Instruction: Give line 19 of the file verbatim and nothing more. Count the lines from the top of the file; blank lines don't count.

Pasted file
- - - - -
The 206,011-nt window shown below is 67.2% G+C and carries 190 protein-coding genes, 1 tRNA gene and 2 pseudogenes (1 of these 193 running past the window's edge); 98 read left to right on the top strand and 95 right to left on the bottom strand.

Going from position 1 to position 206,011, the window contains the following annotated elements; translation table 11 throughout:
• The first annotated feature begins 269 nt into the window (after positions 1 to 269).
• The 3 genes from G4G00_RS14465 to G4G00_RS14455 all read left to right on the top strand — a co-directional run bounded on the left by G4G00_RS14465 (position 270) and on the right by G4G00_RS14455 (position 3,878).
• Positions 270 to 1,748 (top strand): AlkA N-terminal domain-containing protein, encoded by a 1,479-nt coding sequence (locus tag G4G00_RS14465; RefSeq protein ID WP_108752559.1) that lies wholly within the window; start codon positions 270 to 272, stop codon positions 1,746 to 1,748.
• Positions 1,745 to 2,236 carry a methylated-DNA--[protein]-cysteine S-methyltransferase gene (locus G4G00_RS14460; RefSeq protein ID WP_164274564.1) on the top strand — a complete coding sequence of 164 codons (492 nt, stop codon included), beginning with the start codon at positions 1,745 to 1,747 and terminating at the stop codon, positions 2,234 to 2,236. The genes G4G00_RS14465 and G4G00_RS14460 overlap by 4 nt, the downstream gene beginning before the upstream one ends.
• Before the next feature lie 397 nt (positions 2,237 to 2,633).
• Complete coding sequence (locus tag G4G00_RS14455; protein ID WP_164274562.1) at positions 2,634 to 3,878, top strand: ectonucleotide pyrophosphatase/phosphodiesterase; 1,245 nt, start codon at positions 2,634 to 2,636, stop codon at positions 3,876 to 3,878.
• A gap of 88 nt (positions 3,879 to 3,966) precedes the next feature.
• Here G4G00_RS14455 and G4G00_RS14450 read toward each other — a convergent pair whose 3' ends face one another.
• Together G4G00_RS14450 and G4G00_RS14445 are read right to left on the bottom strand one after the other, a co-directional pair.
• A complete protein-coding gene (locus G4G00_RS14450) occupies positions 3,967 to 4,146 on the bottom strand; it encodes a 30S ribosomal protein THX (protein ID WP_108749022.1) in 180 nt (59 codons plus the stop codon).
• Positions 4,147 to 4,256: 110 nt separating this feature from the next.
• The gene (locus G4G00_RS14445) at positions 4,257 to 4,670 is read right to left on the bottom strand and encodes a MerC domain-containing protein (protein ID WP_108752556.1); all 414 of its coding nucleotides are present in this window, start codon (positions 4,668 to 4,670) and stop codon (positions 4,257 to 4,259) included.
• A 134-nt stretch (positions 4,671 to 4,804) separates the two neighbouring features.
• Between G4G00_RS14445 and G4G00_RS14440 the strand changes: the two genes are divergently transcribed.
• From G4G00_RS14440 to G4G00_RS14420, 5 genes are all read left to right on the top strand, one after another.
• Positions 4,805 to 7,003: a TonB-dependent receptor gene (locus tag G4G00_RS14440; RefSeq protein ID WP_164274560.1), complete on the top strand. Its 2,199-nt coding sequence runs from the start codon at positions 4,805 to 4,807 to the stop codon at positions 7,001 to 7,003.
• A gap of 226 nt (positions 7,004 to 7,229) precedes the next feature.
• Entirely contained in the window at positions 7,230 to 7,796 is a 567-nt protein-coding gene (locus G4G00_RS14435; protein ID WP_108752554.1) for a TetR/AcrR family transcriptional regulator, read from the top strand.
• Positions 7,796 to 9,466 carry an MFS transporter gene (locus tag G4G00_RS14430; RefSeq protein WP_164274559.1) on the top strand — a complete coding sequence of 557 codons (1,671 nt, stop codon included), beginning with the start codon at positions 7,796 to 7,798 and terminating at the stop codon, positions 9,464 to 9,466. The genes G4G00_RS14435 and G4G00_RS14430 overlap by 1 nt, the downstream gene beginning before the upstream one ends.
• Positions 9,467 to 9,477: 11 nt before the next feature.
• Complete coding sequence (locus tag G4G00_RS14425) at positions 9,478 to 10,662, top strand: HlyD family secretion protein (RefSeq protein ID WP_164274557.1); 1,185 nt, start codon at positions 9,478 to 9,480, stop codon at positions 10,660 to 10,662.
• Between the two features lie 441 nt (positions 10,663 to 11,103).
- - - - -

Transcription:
• A gap of 226 nt (positions 7,004 to 7,229) precedes the next feature.